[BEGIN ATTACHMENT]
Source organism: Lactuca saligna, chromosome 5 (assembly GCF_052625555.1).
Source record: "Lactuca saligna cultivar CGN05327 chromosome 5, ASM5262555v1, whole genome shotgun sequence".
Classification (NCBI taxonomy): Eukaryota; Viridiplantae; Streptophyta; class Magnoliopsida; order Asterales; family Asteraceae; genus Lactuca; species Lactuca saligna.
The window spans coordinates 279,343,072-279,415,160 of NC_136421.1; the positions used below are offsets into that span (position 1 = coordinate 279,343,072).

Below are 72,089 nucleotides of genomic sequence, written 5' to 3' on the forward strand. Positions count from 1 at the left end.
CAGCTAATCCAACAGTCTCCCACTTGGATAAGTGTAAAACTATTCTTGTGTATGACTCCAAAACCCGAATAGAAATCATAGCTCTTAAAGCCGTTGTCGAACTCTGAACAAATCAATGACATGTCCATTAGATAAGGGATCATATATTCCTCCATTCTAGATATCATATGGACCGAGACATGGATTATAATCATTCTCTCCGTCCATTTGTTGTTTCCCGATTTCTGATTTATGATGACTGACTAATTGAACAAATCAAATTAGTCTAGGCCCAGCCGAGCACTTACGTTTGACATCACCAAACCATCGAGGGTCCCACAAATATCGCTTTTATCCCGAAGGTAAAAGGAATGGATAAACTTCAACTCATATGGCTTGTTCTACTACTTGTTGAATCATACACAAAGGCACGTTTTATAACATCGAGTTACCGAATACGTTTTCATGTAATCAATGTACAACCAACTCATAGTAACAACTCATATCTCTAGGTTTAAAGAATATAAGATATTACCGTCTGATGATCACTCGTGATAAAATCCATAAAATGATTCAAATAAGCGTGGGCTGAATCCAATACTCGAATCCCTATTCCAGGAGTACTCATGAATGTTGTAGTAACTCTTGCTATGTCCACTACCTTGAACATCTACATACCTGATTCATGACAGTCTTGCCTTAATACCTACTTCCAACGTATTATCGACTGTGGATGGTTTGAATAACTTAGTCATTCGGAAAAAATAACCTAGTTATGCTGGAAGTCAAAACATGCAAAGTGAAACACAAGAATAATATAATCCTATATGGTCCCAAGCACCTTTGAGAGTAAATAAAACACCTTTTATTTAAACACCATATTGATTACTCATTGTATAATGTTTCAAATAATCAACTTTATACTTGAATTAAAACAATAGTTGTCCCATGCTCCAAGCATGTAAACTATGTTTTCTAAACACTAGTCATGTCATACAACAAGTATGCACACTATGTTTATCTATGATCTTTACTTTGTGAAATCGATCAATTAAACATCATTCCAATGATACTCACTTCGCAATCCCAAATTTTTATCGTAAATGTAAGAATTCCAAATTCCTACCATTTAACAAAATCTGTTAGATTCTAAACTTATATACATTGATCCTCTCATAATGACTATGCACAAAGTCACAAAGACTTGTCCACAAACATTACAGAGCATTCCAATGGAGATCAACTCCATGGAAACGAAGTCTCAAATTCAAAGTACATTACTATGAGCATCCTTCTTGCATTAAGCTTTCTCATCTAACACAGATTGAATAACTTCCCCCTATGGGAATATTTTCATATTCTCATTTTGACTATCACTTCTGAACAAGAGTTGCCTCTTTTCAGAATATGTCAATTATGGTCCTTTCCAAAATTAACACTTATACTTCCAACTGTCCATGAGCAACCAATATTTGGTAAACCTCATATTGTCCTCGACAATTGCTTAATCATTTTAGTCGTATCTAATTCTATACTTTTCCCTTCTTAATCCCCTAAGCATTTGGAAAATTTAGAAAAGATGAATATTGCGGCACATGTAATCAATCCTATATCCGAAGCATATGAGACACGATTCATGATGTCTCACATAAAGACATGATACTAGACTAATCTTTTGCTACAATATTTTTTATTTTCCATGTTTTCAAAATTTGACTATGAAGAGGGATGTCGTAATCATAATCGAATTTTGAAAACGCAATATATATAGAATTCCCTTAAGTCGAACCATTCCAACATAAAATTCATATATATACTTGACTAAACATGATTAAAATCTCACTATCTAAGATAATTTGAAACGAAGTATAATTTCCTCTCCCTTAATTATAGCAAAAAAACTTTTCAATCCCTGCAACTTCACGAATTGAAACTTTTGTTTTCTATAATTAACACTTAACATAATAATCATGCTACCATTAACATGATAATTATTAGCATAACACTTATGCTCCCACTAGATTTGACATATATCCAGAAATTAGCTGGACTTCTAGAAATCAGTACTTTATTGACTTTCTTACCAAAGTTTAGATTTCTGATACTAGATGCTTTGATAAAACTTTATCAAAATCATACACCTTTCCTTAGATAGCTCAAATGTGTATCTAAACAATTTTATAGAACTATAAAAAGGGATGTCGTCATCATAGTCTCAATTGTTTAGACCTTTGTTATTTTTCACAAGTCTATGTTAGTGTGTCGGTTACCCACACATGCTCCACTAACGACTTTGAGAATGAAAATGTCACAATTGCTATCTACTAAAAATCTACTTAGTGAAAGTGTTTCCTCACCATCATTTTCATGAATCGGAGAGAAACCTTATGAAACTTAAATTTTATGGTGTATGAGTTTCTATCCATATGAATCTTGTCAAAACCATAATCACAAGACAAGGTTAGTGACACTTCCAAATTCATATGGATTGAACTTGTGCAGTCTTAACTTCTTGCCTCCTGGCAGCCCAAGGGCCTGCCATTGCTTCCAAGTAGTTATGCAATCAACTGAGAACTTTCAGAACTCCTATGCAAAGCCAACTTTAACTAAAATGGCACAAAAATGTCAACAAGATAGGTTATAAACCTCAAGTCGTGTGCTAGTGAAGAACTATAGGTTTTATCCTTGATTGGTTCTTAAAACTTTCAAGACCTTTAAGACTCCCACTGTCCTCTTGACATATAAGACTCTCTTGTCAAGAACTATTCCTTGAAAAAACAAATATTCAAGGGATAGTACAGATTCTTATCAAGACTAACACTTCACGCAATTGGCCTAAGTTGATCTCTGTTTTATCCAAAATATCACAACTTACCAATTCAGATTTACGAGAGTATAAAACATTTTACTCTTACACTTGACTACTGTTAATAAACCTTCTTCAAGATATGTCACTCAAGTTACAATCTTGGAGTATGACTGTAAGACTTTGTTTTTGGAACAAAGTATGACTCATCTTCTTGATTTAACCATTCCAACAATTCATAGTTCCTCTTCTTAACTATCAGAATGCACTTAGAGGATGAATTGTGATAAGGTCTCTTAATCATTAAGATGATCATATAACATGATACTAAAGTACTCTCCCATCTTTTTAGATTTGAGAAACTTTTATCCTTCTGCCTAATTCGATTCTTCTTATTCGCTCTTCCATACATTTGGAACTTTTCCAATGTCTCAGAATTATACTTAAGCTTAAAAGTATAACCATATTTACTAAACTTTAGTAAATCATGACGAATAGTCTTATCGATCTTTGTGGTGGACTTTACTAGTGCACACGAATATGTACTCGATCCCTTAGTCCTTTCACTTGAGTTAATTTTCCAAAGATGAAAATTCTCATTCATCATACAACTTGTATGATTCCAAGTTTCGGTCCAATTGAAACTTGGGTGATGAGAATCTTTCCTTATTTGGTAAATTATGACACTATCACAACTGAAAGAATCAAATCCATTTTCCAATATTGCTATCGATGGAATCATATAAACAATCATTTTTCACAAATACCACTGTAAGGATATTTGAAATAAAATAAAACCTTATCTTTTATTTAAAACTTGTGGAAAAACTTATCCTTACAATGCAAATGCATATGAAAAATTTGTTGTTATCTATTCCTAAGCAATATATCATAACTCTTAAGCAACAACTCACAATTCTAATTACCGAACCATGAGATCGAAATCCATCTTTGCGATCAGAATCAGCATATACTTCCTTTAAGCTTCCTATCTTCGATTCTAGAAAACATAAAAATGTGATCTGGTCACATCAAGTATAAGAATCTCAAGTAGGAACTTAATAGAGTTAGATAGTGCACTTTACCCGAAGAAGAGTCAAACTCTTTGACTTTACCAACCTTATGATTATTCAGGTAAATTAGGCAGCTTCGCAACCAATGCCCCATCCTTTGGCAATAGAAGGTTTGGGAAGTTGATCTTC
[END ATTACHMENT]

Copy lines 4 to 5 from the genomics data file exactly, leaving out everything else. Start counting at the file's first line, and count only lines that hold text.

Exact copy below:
The window spans coordinates 279,343,072-279,415,160 of NC_136421.1; the positions used below are offsets into that span (position 1 = coordinate 279,343,072).

Below are 72,089 nucleotides of genomic sequence, written 5' to 3' on the forward strand. Positions count from 1 at the left end.